Johan Commelin (Jan 27 2021 at 15:47):

Because once we start taking powers and quotients, you still want your API to work

Johan Commelin (Jan 27 2021 at 15:48):

The other option is that we completely rewrite the proof of 9.5 to only use lattices of the form $\mathbb{Z}^k$. But that doesn't seem natural.

Adam Topaz (Jan 27 2021 at 15:55):

Johan Commelin said:

No, we really don't want to use free_abelian_group. We will need characteristic predicates for this stuff.

Since we're ignoring universes for the most part, perhaps it makes sense to write down the usual universal property of the free module as the characteristic predicate?

Johan Commelin (Jan 27 2021 at 15:59):

can't we just define it as "have a finite basis", and then prove the universal property?

Sure.

Adam Topaz (Jan 27 2021 at 16:00):

Don't we have this somewhere in the repo already?

Johan Commelin (Jan 27 2021 at 16:06):

nope, I don't think so

Filippo A. E. Nuccio (Jan 27 2021 at 17:29):

Johan Commelin said:

No, we really don't want to use free_abelian_group. We will need characteristic predicates for this stuff.

@Johan Commelin Can you speculate a bit about this notion of "characteristic predicates", or point to a reference? In particular, what would the issue with quotients/powers be? Concerning rewriting 9.5 entirely, I want to insist that I haven't finished my proof on paper yet, so if the rewriting has to do with Lemma 9.7 in light of using free abelian groups, please wait! May be Damiano's approach will be more efficient and his work on polyhedral lattices will be the right path.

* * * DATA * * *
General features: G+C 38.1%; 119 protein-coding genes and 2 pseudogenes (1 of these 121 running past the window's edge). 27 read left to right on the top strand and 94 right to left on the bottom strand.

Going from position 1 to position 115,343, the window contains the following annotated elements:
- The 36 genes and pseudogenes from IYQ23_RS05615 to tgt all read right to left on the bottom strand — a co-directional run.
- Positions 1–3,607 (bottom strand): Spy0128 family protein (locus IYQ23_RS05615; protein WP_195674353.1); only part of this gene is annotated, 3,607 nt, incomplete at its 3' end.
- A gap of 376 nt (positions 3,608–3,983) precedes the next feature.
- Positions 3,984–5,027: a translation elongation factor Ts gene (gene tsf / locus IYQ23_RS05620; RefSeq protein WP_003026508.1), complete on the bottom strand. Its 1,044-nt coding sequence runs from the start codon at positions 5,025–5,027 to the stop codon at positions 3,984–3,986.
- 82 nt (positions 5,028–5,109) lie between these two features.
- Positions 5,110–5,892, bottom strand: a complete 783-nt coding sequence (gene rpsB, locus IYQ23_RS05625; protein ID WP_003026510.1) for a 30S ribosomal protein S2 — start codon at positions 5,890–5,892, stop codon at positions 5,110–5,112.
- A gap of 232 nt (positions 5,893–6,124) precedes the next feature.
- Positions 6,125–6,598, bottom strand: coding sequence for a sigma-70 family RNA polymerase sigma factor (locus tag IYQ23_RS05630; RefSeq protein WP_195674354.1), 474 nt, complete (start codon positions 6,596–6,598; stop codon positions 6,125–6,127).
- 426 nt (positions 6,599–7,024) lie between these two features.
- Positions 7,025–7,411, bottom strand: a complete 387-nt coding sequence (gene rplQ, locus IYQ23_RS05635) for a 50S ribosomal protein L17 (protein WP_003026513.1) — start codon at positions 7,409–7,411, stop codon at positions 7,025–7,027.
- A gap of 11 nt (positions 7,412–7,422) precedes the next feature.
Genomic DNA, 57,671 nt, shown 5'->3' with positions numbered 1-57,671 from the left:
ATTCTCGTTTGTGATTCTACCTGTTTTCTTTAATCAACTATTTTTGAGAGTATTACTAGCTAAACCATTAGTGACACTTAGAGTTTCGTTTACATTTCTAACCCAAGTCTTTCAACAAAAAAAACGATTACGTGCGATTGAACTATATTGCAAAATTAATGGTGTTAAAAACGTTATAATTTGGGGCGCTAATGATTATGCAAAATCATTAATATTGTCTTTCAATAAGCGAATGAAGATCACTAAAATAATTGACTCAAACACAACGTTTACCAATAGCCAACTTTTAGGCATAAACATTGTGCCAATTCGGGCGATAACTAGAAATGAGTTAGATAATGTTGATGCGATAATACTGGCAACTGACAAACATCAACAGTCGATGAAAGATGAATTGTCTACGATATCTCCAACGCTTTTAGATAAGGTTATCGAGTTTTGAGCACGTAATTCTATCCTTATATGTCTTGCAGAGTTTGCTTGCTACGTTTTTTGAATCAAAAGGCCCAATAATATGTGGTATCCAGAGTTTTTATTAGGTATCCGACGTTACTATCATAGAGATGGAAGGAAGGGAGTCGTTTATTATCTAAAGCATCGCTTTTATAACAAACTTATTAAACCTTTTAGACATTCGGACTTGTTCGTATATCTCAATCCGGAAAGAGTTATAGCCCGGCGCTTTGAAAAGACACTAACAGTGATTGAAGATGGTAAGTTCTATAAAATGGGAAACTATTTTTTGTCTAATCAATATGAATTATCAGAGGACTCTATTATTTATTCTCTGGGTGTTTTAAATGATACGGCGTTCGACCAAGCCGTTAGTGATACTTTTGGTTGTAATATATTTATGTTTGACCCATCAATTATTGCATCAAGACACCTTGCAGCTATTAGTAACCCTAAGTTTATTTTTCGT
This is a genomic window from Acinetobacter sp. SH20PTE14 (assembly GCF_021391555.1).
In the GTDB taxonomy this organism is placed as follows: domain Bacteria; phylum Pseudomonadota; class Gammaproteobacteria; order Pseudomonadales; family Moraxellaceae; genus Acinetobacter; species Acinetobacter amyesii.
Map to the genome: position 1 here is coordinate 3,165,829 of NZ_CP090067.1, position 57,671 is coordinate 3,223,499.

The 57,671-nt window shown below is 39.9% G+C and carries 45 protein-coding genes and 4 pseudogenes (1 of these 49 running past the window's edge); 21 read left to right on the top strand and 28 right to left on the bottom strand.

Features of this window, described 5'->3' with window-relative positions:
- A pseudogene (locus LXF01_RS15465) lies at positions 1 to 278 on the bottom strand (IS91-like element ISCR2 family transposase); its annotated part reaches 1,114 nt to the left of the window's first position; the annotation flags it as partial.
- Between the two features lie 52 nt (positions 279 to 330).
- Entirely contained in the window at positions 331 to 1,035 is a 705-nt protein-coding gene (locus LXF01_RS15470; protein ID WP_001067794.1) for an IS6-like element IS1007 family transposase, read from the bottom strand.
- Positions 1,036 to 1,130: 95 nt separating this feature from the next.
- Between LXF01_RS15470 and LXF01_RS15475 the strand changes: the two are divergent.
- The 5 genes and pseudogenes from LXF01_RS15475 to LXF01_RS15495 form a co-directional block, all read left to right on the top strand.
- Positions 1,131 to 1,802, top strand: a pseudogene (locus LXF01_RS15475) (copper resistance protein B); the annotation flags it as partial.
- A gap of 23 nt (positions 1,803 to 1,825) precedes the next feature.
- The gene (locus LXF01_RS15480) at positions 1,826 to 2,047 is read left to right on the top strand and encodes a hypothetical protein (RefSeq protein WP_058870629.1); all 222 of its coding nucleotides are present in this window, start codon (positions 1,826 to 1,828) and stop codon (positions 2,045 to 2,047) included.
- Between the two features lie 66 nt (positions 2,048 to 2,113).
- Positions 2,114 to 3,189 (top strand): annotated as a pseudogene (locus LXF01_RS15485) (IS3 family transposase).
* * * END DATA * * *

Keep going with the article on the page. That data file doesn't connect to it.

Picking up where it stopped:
Adam Topaz (Jan 27 2021 at 17:31):

@Filippo A. E. Nuccio for example we would want the fact that the product of two free modules is free, so you want to characterize free modules in some way that makes it easy to obtain such facts.

Filippo A. E. Nuccio (Jan 27 2021 at 17:32):

Makes sense, sure. But why is

def free_abelian_group : Type u :=
additive $abelianization$ free_group α


"bad" in this perspecitve? Do we like something like a is_free_abelian_group : (Type *) ---> Prop more?

Adam Topaz (Jan 27 2021 at 17:32):

because the definitions dont matter :rofl:

Adam Topaz (Jan 27 2021 at 17:33):

It's not bad per se. Rather it's just a construction that says "hey, look, the free abelian group on a type \alpha actually exists."

Adam Topaz (Jan 27 2021 at 17:34):

But this is somehow separate from the characterization of free modules that Johan was referring to.

Johan Commelin (Jan 27 2021 at 17:35):

@Filippo A. E. Nuccio if you write a lot of lemmas about free_abelian_group X, then you cannot apply those lemmas to (free_abelian_group X) \times (free_abelian_group Y). If instead, you prove the lemmas about torsion free groups with a finite basis, then everything is fine.

Johan Commelin (Jan 27 2021 at 17:36):

Same thing with (fin n) -> \Z and finsupp (fin n) \Z and 37 other ways that we can build free abelian groups.

Johan Commelin (Jan 27 2021 at 17:37):

You want lemmas that work for all of those. So you need to find a characterisation that takes an arbitrary group as input, and asserts that it behaves like a free_abelian_group X.